Goodwin believes the most likely thing to happen in the next few months is that Boris Johnson will succeed in delivering Brexit and will win an election on the strength of having done that. In this article, “Boris Wins Big … Right?”, he details four scenarios that end very differently. I approve of that type of thinking.

One lesson of the past decade, as I usually point out in my talks, is that we should always challenge Groupthink. It’s not that I find the above implausible, because I don’t. If things do not change then Boris has a pretty good chance of winning a majority, albeit one that in my view will be much less spectacular than Twitter would have you believe. But it could also go very wrong and we should recognise that conventional wisdom has a dismal record. Long-time subscribers of this bulletin know that it is only by challenging Groupthink that we saw 2016 Leave victory coming. So where could it go wrong for Boris? Here are four things his team need to think about.

Of the four factors he cites, only the first two strike me as big risks. They are:

– 1. He fails to unify Leavers
– 2. Corbynomics remains popular

In all the hullabaloo about Brexit it is easy to forget that a generation has grown up who only know of Margaret Thatcher as a kind of Bogeywoman and who know nothing of the failures of socialism that caused her to be voted in. Corbynomics is indeed popular, more popular than Corbyn himself. Never forget that the hard Left was a vital part of the coalition that won the 2016 EU referendum.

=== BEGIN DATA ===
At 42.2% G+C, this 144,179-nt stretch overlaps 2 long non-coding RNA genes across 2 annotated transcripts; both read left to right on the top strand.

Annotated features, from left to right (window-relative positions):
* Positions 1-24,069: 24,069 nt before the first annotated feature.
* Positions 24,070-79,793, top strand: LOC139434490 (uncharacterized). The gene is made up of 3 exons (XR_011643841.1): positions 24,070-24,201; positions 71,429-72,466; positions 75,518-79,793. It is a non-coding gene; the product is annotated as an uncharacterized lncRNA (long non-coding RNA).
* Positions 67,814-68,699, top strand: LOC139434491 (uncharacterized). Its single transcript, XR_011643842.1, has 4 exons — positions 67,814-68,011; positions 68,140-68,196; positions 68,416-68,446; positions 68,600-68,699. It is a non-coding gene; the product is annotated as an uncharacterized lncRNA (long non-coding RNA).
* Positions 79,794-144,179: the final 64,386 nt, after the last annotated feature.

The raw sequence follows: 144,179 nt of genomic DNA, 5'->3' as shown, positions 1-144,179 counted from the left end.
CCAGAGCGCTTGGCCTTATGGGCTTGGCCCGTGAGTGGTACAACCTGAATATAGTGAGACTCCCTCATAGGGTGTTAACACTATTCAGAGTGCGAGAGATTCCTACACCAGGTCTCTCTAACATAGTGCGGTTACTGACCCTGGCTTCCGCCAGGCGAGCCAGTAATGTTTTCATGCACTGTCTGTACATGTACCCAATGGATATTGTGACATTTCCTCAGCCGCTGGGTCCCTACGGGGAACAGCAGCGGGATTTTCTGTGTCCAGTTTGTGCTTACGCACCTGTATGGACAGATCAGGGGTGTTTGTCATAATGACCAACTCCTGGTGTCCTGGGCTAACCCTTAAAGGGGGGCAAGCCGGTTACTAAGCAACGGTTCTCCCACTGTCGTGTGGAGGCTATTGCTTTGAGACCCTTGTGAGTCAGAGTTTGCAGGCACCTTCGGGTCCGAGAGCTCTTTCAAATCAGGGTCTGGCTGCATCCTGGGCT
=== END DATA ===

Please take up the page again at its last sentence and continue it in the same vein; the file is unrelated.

Added later: I said I admired Goodwin’s willingness to think about how he could be wrong in his predictions and how things could go contrary to his desires. In contrast Polly Toynbee seems constitutionally unable to think for very long about uncongenial matters. She writes, “Only a government of national unity can deliver us from no deal”, without once mentioning the Liberal Democrats. The Lib Dems are as vital to the Remain coalition as the Hard Left are to the Leave coalition; to put forward the idea of a government of national unity (headed by Margaret Beckett of all people) that does not include them is to add an intra-Remain absurdity on top of the wider absurdity of proposing a government of “national unity” to force through something bitterly opposed by half the electorate, as a commenter called “Katherine1984” pointed out.

Lest I be revealed as unable to think of uncongenial things myself, let me say that unfortunately the Remain side includes many brains more flexible than Polly’s. Dominic Grieve, for one.

Jo Swinson’s Dilemma